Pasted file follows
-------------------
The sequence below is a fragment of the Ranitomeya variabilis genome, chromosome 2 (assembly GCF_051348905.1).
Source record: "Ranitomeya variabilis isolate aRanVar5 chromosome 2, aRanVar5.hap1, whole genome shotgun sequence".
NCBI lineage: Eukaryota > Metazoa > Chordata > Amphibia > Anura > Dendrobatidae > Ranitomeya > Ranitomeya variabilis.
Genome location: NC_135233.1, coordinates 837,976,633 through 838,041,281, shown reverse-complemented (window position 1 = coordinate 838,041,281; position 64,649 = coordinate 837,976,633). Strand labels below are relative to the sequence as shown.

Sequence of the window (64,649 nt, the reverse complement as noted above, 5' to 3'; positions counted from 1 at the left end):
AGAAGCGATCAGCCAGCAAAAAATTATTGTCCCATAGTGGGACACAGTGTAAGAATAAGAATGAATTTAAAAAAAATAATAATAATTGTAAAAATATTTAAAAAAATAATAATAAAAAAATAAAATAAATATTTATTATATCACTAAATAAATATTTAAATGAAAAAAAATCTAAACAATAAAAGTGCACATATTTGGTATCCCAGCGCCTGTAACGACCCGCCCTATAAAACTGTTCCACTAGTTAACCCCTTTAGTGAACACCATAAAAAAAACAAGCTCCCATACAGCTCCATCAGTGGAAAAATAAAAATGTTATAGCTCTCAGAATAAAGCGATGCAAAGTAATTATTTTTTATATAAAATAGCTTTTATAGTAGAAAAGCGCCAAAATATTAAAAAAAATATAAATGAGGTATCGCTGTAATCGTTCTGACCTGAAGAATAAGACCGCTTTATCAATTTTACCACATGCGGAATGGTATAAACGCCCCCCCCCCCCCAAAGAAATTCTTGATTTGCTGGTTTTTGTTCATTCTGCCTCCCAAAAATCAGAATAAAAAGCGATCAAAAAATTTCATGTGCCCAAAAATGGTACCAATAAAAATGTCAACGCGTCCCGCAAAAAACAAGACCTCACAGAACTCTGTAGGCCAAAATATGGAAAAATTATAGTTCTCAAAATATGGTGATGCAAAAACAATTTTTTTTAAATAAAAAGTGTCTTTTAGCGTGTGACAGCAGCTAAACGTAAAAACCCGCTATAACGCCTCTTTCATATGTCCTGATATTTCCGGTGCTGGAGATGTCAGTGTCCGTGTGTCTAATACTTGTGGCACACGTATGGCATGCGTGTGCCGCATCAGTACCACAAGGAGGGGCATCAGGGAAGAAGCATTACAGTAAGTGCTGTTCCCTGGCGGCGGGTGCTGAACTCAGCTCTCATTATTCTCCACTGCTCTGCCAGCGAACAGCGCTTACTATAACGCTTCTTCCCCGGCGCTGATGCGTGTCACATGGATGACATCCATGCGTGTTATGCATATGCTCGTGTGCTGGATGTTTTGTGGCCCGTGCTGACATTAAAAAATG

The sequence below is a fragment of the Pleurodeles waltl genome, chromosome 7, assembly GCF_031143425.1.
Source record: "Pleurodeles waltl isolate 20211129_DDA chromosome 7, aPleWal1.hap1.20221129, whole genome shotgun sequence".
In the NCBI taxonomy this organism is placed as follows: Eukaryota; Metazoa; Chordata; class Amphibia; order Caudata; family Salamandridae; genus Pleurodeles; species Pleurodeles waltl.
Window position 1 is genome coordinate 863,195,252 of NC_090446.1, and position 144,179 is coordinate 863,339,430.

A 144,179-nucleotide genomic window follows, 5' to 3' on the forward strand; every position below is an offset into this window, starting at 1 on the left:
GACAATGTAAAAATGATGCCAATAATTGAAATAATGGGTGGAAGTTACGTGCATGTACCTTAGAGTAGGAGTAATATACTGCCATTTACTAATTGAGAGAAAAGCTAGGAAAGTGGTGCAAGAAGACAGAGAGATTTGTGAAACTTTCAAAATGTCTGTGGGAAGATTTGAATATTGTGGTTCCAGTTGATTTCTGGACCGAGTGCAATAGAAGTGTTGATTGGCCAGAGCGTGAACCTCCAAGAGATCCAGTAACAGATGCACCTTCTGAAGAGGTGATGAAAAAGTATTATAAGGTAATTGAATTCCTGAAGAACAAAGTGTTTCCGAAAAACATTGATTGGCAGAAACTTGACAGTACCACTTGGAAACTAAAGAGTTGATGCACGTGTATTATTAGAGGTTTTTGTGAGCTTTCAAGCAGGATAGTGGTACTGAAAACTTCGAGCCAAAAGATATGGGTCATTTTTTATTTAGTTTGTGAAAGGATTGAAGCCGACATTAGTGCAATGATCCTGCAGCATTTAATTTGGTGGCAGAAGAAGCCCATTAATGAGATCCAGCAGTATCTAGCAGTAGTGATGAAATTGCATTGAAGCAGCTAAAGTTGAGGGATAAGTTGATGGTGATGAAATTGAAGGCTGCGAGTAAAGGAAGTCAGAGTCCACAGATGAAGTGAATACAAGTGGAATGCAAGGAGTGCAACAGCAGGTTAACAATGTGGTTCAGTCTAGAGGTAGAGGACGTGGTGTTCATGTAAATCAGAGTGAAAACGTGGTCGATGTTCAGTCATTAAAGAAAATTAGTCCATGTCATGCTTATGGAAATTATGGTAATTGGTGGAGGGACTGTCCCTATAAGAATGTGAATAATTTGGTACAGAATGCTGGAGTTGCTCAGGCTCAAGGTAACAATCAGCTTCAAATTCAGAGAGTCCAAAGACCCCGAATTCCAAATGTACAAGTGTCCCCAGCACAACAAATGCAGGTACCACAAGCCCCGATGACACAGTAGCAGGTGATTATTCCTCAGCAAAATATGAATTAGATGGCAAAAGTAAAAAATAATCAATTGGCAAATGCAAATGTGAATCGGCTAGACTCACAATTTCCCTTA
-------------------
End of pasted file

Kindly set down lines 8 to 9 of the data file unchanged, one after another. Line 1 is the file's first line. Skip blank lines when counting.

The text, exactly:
Source record: "Pleurodeles waltl isolate 20211129_DDA chromosome 7, aPleWal1.hap1.20221129, whole genome shotgun sequence".
In the NCBI taxonomy this organism is placed as follows: Eukaryota; Metazoa; Chordata; class Amphibia; order Caudata; family Salamandridae; genus Pleurodeles; species Pleurodeles waltl.